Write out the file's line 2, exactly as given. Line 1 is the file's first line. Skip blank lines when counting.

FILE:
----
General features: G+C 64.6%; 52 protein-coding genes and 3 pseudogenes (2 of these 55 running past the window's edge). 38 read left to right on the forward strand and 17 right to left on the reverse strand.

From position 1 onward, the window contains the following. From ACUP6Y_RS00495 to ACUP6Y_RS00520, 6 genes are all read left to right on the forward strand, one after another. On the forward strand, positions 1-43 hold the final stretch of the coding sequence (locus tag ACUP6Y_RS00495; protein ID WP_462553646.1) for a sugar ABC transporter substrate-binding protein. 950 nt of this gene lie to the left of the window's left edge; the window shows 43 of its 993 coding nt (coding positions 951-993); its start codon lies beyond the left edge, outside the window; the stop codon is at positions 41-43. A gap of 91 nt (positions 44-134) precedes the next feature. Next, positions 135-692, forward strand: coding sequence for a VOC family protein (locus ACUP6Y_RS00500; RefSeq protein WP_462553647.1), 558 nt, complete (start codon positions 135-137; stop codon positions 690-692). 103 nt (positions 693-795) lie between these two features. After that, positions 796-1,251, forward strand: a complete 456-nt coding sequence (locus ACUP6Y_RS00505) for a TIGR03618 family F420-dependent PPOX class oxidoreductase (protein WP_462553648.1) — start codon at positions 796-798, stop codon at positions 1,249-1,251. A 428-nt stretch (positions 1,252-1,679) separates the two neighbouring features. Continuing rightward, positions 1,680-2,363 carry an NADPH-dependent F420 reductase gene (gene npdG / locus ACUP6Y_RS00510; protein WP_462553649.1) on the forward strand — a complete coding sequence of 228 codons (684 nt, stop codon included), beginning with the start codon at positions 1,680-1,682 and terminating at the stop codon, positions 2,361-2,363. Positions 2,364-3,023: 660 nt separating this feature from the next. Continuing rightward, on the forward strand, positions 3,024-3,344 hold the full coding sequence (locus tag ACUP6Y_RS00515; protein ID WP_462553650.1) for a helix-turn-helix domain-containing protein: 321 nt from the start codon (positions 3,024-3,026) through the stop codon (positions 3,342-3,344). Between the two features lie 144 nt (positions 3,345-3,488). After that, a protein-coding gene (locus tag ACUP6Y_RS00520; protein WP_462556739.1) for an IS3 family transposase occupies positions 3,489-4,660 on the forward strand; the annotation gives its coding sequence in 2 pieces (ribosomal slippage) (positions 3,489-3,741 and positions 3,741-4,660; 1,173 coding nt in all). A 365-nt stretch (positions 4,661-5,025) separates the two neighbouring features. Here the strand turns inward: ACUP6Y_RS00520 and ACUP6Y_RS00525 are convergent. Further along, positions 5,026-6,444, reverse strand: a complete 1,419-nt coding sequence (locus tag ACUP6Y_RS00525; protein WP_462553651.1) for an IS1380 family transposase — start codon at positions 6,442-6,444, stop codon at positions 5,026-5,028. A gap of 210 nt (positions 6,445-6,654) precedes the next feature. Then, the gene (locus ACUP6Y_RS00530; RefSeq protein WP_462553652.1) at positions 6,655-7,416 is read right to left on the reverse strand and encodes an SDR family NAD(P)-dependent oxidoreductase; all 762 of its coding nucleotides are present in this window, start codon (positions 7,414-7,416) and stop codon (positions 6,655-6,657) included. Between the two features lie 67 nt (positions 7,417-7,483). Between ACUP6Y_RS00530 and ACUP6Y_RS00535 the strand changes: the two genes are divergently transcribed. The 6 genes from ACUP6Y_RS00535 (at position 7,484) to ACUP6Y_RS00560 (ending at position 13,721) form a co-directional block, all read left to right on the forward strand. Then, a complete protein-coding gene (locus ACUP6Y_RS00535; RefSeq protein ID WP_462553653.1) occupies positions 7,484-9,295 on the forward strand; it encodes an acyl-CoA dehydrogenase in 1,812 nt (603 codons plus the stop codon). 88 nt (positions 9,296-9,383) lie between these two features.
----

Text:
From position 1 onward, the window contains the following. From ACUP6Y_RS00495 to ACUP6Y_RS00520, 6 genes are all read left to right on the forward strand, one after another. On the forward strand, positions 1-43 hold the final stretch of the coding sequence (locus tag ACUP6Y_RS00495; protein ID WP_462553646.1) for a sugar ABC transporter substrate-binding protein. 950 nt of this gene lie to the left of the window's left edge; the window shows 43 of its 993 coding nt (coding positions 951-993); its start codon lies beyond the left edge, outside the window; the stop codon is at positions 41-43. A gap of 91 nt (positions 44-134) precedes the next feature. Next, positions 135-692, forward strand: coding sequence for a VOC family protein (locus ACUP6Y_RS00500; RefSeq protein WP_462553647.1), 558 nt, complete (start codon positions 135-137; stop codon positions 690-692). 103 nt (positions 693-795) lie between these two features. After that, positions 796-1,251, forward strand: a complete 456-nt coding sequence (locus ACUP6Y_RS00505) for a TIGR03618 family F420-dependent PPOX class oxidoreductase (protein WP_462553648.1) — start codon at positions 796-798, stop codon at positions 1,249-1,251. A 428-nt stretch (positions 1,252-1,679) separates the two neighbouring features. Continuing rightward, positions 1,680-2,363 carry an NADPH-dependent F420 reductase gene (gene npdG / locus ACUP6Y_RS00510; protein WP_462553649.1) on the forward strand — a complete coding sequence of 228 codons (684 nt, stop codon included), beginning with the start codon at positions 1,680-1,682 and terminating at the stop codon, positions 2,361-2,363. Positions 2,364-3,023: 660 nt separating this feature from the next. Continuing rightward, on the forward strand, positions 3,024-3,344 hold the full coding sequence (locus tag ACUP6Y_RS00515; protein ID WP_462553650.1) for a helix-turn-helix domain-containing protein: 321 nt from the start codon (positions 3,024-3,026) through the stop codon (positions 3,342-3,344). Between the two features lie 144 nt (positions 3,345-3,488). After that, a protein-coding gene (locus tag ACUP6Y_RS00520; protein WP_462556739.1) for an IS3 family transposase occupies positions 3,489-4,660 on the forward strand; the annotation gives its coding sequence in 2 pieces (ribosomal slippage) (positions 3,489-3,741 and positions 3,741-4,660; 1,173 coding nt in all). A 365-nt stretch (positions 4,661-5,025) separates the two neighbouring features. Here the strand turns inward: ACUP6Y_RS00520 and ACUP6Y_RS00525 are convergent. Further along, positions 5,026-6,444, reverse strand: a complete 1,419-nt coding sequence (locus tag ACUP6Y_RS00525; protein WP_462553651.1) for an IS1380 family transposase — start codon at positions 6,442-6,444, stop codon at positions 5,026-5,028. A gap of 210 nt (positions 6,445-6,654) precedes the next feature. Then, the gene (locus ACUP6Y_RS00530; RefSeq protein WP_462553652.1) at positions 6,655-7,416 is read right to left on the reverse strand and encodes an SDR family NAD(P)-dependent oxidoreductase; all 762 of its coding nucleotides are present in this window, start codon (positions 7,414-7,416) and stop codon (positions 6,655-6,657) included. Between the two features lie 67 nt (positions 7,417-7,483). Between ACUP6Y_RS00530 and ACUP6Y_RS00535 the strand changes: the two genes are divergently transcribed. The 6 genes from ACUP6Y_RS00535 (at position 7,484) to ACUP6Y_RS00560 (ending at position 13,721) form a co-directional block, all read left to right on the forward strand. Then, a complete protein-coding gene (locus ACUP6Y_RS00535; RefSeq protein ID WP_462553653.1) occupies positions 7,484-9,295 on the forward strand; it encodes an acyl-CoA dehydrogenase in 1,812 nt (603 codons plus the stop codon). 88 nt (positions 9,296-9,383) lie between these two features.